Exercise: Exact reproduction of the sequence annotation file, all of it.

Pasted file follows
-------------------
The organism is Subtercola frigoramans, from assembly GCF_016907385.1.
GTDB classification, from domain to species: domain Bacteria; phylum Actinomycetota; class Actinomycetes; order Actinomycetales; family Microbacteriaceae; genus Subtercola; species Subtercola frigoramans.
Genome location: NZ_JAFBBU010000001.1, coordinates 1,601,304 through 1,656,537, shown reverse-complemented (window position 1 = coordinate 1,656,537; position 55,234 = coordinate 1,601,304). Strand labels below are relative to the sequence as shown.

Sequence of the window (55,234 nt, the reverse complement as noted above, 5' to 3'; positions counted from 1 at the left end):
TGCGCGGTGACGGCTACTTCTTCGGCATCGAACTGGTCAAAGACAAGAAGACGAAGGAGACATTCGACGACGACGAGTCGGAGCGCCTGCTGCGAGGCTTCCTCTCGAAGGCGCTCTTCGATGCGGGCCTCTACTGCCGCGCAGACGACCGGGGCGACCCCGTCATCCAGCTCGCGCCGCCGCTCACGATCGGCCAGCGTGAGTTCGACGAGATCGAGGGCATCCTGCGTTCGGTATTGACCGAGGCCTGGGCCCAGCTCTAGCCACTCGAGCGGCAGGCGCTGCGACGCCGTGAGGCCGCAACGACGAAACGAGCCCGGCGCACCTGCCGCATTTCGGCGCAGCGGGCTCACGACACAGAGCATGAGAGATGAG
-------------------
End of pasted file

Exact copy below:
The organism is Subtercola frigoramans, from assembly GCF_016907385.1.
GTDB classification, from domain to species: domain Bacteria; phylum Actinomycetota; class Actinomycetes; order Actinomycetales; family Microbacteriaceae; genus Subtercola; species Subtercola frigoramans.
Genome location: NZ_JAFBBU010000001.1, coordinates 1,601,304 through 1,656,537, shown reverse-complemented (window position 1 = coordinate 1,656,537; position 55,234 = coordinate 1,601,304). Strand labels below are relative to the sequence as shown.

Sequence of the window (55,234 nt, the reverse complement as noted above, 5' to 3'; positions counted from 1 at the left end):
TGCGCGGTGACGGCTACTTCTTCGGCATCGAACTGGTCAAAGACAAGAAGACGAAGGAGACATTCGACGACGACGAGTCGGAGCGCCTGCTGCGAGGCTTCCTCTCGAAGGCGCTCTTCGATGCGGGCCTCTACTGCCGCGCAGACGACCGGGGCGACCCCGTCATCCAGCTCGCGCCGCCGCTCACGATCGGCCAGCGTGAGTTCGACGAGATCGAGGGCATCCTGCGTTCGGTATTGACCGAGGCCTGGGCCCAGCTCTAGCCACTCGAGCGGCAGGCGCTGCGACGCCGTGAGGCCGCAACGACGAAACGAGCCCGGCGCACCTGCCGCATTTCGGCGCAGCGGGCTCACGACACAGAGCATGAGAGATGAG